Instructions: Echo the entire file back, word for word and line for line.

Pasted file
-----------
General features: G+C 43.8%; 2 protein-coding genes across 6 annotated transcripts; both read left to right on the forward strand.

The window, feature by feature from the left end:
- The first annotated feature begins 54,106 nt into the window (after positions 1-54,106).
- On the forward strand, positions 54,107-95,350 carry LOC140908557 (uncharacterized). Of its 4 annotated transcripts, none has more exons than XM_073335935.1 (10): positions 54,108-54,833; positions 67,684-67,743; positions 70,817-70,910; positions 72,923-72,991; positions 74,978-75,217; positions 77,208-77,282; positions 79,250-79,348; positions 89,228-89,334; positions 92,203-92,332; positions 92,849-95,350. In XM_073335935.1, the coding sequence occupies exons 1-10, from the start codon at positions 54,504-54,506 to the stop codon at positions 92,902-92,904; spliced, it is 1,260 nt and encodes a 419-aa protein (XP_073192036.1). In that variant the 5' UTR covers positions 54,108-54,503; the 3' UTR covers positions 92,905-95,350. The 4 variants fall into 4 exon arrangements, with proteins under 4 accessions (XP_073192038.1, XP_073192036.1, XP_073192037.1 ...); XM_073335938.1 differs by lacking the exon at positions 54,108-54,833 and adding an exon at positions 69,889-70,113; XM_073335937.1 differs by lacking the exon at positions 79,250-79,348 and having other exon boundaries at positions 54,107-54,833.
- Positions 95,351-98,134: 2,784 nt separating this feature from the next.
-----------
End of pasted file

General features: G+C 43.8%; 2 protein-coding genes across 6 annotated transcripts; both read left to right on the forward strand.

The window, feature by feature from the left end:
- The first annotated feature begins 54,106 nt into the window (after positions 1-54,106).
- On the forward strand, positions 54,107-95,350 carry LOC140908557 (uncharacterized). Of its 4 annotated transcripts, none has more exons than XM_073335935.1 (10): positions 54,108-54,833; positions 67,684-67,743; positions 70,817-70,910; positions 72,923-72,991; positions 74,978-75,217; positions 77,208-77,282; positions 79,250-79,348; positions 89,228-89,334; positions 92,203-92,332; positions 92,849-95,350. In XM_073335935.1, the coding sequence occupies exons 1-10, from the start codon at positions 54,504-54,506 to the stop codon at positions 92,902-92,904; spliced, it is 1,260 nt and encodes a 419-aa protein (XP_073192036.1). In that variant the 5' UTR covers positions 54,108-54,503; the 3' UTR covers positions 92,905-95,350. The 4 variants fall into 4 exon arrangements, with proteins under 4 accessions (XP_073192038.1, XP_073192036.1, XP_073192037.1 ...); XM_073335938.1 differs by lacking the exon at positions 54,108-54,833 and adding an exon at positions 69,889-70,113; XM_073335937.1 differs by lacking the exon at positions 79,250-79,348 and having other exon boundaries at positions 54,107-54,833.
- Positions 95,351-98,134: 2,784 nt separating this feature from the next.